Bush Health Budget: FDA Gets More, CDC Gets Less.

Bush Health Budget

From the WebMD Archives

April 9, 2001 (Washington) -- Taking a key early step in the annual Washington budget negotiations dance, the administration Monday officially delivered to Congress hundreds of pages of documents containing its proposals for national spending for 2002.

In late February, Bush released initial budget numbers, but this submission fills in the details of his plan. Overall, President Bush is asking for $55.5 billion for discretionary programs under the Department of Health and Human Services (HHS), a 5.1% increase over last year.

Nearly all of the health spending increase goes to the National Institutes of Health, which is getting a 13.5%, or $2.8 billion, boost for its biomedical research activities. Another big winner is the FDA, which is netting a nearly 10% boost, with large increases in food safety initiatives, including a mad cow disease prevention effort and tougher rules for imported food and healthcare products.

At the same time, the budget cuts funds by 3% at the CDC, as well as money for various public health programs, including a hemophilia relief program, "community access" grants to coordinate the delivery of safety-net healthcare, and other initiatives.

"There's some grumbling," HHS Secretary Tommy Thompson acknowledged, regarding those agencies that received cuts. But he contended that many of the cutbacks were "one-time" set-aside projects done for specific members of Congress.

Thompson said, "The American people don't expect annual budgets to be growing by double digits, for their family budgets certainly don't grow at that pace."

The proposal would also slash spending on grants for the training of doctors. And to speed conversion to electronic billing, the plan would also charge doctors and other providers a $1.50 fee for submitting paper-based reimbursement claims to Medicare.

But Thompson touted a $123 million increase in spending on safety-net community health centers and a 7.2% increase for government efforts in AIDS/HIV research, treatment, and prevention. Thompson repeatedly spoke of the hope of finding an AIDS vaccine.

The Bush budget also increases funding for women's health programs.

The health budget has traditionally been released at HHS headquarters near Capitol Hill, but Thompson unveiled the blueprint Monday at an inner-city youth center.


Thompson said the move was to highlight the Bush administration's belief in "grassroots" rather than government solutions.

The budget documents are a formal starting point for congressional budget deliberations, but lawmakers have already made some important departures. Congress returns to business on April 24 after returning from its two-week Easter recess.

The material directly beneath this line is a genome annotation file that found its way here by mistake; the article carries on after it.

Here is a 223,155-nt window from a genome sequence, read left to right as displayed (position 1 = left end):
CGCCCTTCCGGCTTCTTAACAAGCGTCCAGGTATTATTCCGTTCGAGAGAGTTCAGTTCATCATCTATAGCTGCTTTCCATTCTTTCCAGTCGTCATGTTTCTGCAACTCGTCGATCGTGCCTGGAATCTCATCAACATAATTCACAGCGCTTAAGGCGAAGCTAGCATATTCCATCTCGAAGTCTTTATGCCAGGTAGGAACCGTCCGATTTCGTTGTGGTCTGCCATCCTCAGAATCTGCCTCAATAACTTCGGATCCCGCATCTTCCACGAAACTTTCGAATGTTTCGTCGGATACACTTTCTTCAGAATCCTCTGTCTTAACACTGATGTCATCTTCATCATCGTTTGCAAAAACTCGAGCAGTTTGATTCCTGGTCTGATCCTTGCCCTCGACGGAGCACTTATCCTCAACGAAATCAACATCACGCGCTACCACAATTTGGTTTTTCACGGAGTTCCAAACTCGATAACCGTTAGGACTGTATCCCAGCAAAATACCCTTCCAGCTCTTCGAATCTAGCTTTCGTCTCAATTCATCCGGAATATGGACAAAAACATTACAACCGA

There is little enthusiasm, for example, for Bush's Medicare "Immediate Helping Hand" program of state-based prescription drug assistance for low-income seniors.

Instead, lawmakers are talking about a more comprehensive drug program, along with structural reforms to the underlying Medicare program.

For Medicare reforms and drug coverage initiatives, Bush had proposed spending $156 billion over the next 10 years, but the Senate last week voted for as much as $300 billion.

Bush would also provide tax credits to encourage the purchase of private health insurance, but the Senate last week voted its support for $28 billion in additional spending for the uninsured.

And there is likely to be congressional pressure to increase spending elsewhere; last week, the Senate voted to allow greater increases in spending in a variety of domestic programs.

Meanwhile, Thompson Monday addressed two nonbudgetary health matters that have been of keen national interest.

  • He termed it "doubtful" that he will reverse the Clinton administration's decision not to permit reimportation of pharmaceuticals. Legislation was enacted last year permitting exported drugs to be brought back into the country, but HHS would have to certify that the reimportation program was safe for Americans before it could begin. Former HHS secretary Donna Shalala blocked this measure on the grounds that the government could not guarantee the drugs' safety or cost.
  • He said a "short delay" is likely a decision on how to proceed on medical privacy rules. April 14 is supposed to be the implementation deadline for first-ever national standards to assure the confidentiality of individual health records. But Thompson said that he has been flooded by public comments and would need additional time to digest the information. The Clinton administration originally issued the rules, but Thompson is expected to loosen them to be less burdensome on the healthcare industry.
WebMD Feature
© 2001 WebMD, Inc. All rights reserved.